Monday, July 16, 2007

Fast and frugal: The FuelVapor Alé

225km/h on three wheels? Yes if you're driving the Alé

Yet another mad trike – the Alé has two wheels at the front, one at the back, carbonfibre bodywork, and is fitted with a turbocharged, SOHC, 1.5-litre VTEC engine (sourced from Honda) that makes 180 horsepower. Zero to 100km/h takes just five seconds and top speed is limited to 225km/h.

Based in Canada, FuelVapor Technologies Inc have developed the Alé as a high performance yet frugal, super low emissions trike. The two-seater, front-wheel-drive vehicle runs on fuel vapour rather than normal liquid petrol and is capable of doing about 30km/l. The company website says that while most petrol engines run a 14.7:1 air-to-fuel ratio, the Alé runs a ratio of over 20:1, without compromising on performance.

Its calling card is that it runs on fuel vapour rather than normal liquid fuel...

More pics, details and video on the FuelVapor website here.

Other mad trikes:
Tiff Needell tests the mighty Campagna T-Rex
The amazing Gilera Fuoco 500
The trendsetting Piaggio MP3
The KTM-based Brudeli 625L
Volkswagen GX3: The Darth Vader of trikes!
Born in the USA: Can-Am Spyder

Sunday, July 15, 2007

German MotoGP: Rossi crashes out, Pedrosa on top at the Sachsenring!

Dani Pedrosa brought hope back to the HRC camp with his (and HRC's...) first win of the 2007 MotoGP season!
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The German MotoGP at the Sachsenring – the 10th round of the 2007 MotoGP season – turned out to be an amazing race. Dani Pedrosa, who started from the first row on the grid (behind Casey Stoner, was in the pole position), made a brilliant start and immediately proceeded to break away from the rest of the pack. Stoner did manage to put some pressure on Pedrosa for the first few laps, but then faded into a distant second place.

Valentino Rossi, who had won the Dutch TT at Assen two weeks ago, lost the front end of his bike while overtaking Kawasaki man Randy de Puniet and crashed out of the race on the 6th lap. Stoner, who was in second place for some time, failed to capitalize on Rossi’s crash and was passed by Loris Capirossi, Nicky Hayden and even Colin Edwards.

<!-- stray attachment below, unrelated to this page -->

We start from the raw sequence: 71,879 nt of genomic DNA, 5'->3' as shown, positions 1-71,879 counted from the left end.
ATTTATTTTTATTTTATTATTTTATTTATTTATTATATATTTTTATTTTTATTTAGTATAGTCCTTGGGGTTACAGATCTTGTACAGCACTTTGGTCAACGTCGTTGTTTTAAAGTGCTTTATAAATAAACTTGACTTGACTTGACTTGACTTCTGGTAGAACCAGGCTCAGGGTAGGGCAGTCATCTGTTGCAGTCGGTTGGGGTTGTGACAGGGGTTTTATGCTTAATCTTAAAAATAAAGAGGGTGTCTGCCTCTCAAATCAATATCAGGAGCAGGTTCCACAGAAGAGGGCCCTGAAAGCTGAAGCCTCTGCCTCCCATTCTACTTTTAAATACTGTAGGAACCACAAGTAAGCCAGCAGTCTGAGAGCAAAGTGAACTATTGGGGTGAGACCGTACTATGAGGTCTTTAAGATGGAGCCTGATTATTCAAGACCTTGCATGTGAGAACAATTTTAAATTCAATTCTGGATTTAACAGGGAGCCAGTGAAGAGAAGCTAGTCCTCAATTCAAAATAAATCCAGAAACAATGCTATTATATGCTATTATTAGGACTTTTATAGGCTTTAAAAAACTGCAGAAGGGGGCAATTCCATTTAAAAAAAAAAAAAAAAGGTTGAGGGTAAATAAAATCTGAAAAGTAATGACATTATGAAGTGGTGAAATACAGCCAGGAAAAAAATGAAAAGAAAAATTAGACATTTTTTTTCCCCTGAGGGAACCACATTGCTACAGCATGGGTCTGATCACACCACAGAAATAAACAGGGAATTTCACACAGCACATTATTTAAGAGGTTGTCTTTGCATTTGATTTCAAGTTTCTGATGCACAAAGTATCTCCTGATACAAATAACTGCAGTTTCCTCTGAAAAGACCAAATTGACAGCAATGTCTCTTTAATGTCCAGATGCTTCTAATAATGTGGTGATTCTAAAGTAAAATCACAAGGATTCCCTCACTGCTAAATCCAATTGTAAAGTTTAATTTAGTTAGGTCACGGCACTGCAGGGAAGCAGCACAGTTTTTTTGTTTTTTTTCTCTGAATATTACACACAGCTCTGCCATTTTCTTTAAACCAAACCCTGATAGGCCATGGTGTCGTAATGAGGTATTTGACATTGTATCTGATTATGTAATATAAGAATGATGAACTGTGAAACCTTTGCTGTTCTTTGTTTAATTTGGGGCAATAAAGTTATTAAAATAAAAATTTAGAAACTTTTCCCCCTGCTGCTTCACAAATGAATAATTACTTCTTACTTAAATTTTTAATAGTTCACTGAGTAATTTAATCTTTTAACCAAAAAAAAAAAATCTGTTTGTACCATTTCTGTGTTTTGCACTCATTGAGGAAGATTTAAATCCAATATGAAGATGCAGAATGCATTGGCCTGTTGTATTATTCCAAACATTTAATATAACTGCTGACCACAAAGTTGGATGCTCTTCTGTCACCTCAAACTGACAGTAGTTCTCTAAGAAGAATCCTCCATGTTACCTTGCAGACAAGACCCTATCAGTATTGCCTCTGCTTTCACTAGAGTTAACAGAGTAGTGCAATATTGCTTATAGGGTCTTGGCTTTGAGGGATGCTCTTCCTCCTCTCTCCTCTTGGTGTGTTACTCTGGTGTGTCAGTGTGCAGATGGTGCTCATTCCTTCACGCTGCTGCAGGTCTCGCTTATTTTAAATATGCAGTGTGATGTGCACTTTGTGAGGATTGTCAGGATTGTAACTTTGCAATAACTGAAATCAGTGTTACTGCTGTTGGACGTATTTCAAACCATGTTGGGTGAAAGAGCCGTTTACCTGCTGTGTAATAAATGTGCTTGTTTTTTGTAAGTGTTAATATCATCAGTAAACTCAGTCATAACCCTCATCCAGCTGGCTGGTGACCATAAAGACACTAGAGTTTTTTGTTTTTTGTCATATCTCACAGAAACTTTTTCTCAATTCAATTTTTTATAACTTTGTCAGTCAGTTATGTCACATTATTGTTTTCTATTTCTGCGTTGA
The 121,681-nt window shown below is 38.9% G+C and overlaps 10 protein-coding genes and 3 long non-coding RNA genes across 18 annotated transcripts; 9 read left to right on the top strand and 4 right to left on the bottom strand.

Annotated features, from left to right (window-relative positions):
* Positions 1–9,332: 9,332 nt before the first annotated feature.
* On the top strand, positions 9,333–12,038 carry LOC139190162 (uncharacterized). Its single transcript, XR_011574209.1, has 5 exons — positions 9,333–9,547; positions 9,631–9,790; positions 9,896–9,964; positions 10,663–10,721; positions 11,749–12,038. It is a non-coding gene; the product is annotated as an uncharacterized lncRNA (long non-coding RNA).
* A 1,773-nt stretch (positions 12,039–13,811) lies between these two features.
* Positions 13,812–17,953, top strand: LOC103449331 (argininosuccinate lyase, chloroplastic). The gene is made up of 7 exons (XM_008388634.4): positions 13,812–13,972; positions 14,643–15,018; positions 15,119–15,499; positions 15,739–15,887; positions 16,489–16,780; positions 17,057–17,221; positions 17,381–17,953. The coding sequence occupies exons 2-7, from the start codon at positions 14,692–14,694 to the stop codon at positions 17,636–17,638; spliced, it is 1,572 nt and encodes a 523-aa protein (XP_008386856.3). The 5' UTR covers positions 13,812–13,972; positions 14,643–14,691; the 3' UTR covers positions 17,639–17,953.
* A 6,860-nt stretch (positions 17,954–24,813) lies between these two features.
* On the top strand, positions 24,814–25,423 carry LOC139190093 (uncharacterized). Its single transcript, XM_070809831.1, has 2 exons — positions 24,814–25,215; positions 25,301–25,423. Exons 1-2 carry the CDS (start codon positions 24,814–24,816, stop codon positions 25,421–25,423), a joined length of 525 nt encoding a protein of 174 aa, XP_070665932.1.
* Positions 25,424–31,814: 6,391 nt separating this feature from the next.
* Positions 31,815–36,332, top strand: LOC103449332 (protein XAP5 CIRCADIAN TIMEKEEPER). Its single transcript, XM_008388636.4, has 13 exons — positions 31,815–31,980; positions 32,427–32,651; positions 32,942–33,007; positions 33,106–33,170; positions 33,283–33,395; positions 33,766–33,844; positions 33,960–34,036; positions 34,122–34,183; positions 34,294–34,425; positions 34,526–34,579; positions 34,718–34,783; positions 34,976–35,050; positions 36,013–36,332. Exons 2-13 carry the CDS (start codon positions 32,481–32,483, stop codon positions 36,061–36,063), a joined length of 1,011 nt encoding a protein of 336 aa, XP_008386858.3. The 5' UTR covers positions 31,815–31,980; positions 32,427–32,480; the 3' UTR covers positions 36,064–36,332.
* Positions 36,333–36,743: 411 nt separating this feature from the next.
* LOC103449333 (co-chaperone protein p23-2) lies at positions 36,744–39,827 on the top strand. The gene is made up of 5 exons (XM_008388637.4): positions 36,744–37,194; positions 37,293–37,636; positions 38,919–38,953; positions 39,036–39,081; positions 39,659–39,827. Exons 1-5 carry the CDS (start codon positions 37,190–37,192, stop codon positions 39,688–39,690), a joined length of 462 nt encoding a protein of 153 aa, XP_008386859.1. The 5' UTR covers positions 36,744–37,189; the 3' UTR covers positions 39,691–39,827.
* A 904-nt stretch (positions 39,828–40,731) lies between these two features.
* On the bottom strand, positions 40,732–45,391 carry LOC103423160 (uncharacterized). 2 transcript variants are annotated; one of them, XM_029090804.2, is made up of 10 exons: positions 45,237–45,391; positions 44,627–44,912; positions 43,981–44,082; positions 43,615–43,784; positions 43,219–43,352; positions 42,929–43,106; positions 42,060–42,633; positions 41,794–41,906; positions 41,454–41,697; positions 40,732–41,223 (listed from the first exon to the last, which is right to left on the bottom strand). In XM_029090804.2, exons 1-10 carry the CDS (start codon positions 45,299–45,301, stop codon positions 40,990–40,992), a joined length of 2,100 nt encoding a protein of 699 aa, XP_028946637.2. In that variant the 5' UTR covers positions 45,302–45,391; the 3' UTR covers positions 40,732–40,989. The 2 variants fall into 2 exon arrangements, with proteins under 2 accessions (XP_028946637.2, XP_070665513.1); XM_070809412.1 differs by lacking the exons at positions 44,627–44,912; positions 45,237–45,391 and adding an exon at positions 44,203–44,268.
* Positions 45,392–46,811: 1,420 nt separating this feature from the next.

Finally, Pedrosa came first by a huge margin, taking HRC’s first win of the 2007 season in dominant style. Capirossi, proving that he isn’t finished yet, finished in second place and a newly resurgent Hayden took third – his second podium finish in the last two races. Definitely a good race for Honda!

Stoner now leads the world championship by 32 points ahead of Rossi, who’s now only 20 points ahead of Pedrosa. With the American MotoGP at Laguna Seca only a week away from now, the 2007 MotoGP world championship is still pretty much wide open…

Also see:
Quarantasei: Valentino Rossi comic book DVD
Would you buy a Honda NSR500?
990cc MotoGP-replica MotoCzysz C1 gets closer to production...
John Hopkins signs up with Kawasaki's MotoGP team for 2008
Down memory lane: The mighty Yamaha YZR500
Kevin Schwantz back in MotoGP in 2008, as team manager...

Quarantasei: Valentino Rossi, the Milo Manara way

For a glimpse of Valentino Rossi away from the racetrack, maybe you need to watch Milo Manara's animated series, Quarantasei

Italian writer and illustrator Milo Manara, famous for his wildly erotic and highly stylized comic books, has turned his redoubtable talents in an unlikely direction – Valentino Rossi. The 62-year-old Manara has been working on Quarantasei, an animated series on the life and times of The Doctor.

Talking about Manara on Wikipedia, Rossi says, ‘Manara has drawn some kind of a mythical history of my life, in cartoons, with some of my heroes such as Steve McQueen, Enzo Ferrari, Jim Morrison, and other characters such as my dog Guido, the chicken Osvaldo and a lot of beautiful women! I really like Milo – he’s a person whom I have admired for a long time.’

A peek at the Quarantasei video

More details, pics and video on Milo Manara’s official website here.

Also see:
2007 Dutch TT: The Doctor is back!
Mighty mite: The supercharged Peugeot Satelis
Now available: The BMW HP2 Megamoto!
Motorcyclists: Straight up now...
Troy Corser: Just how good is the new Yamaha R1?
Malaguti's Loris Capirossi tribute...

Saturday, July 14, 2007

990cc MotoGP-replica: MotoCzysz C1 gets closer to production

If you have about US$100,000 to spare, you should soon be able to buy this bike. It has a 990cc MotoGP-spec engine, so yes it should be quite fast... :-)

We first spoke of the MotoCzysz C1 back in August last year, when we said deliveries of the 990cc MotoGP-replica would begin in early-2007. That has not happened but the bike is now finally inching closer to becoming a production reality.

MotoGP test rider Jeremy McWilliams has been putting in some development work on the C1 and he says, ‘I was surprised at how nimble the bike turned, steered and changed direction. This motorcycle easily took the least amount of effort for a bike of this capacity. The MotoCzysz changes direction with minimal input and I always found that I had room to push harder.’

Umm... well, we do think the significantly cheaper Ducati Desmosedici RR is much better looking than this MotoCzysz C1

Michael Czysz, the man responsible for designing and developing the C1 says, ‘We can now consider the design frozen for the first model and focus entirely on final engine development and prepare the bike for production.’ Well, better late than never, we suppose! More information, pics and videos on the MotoCzysz website here.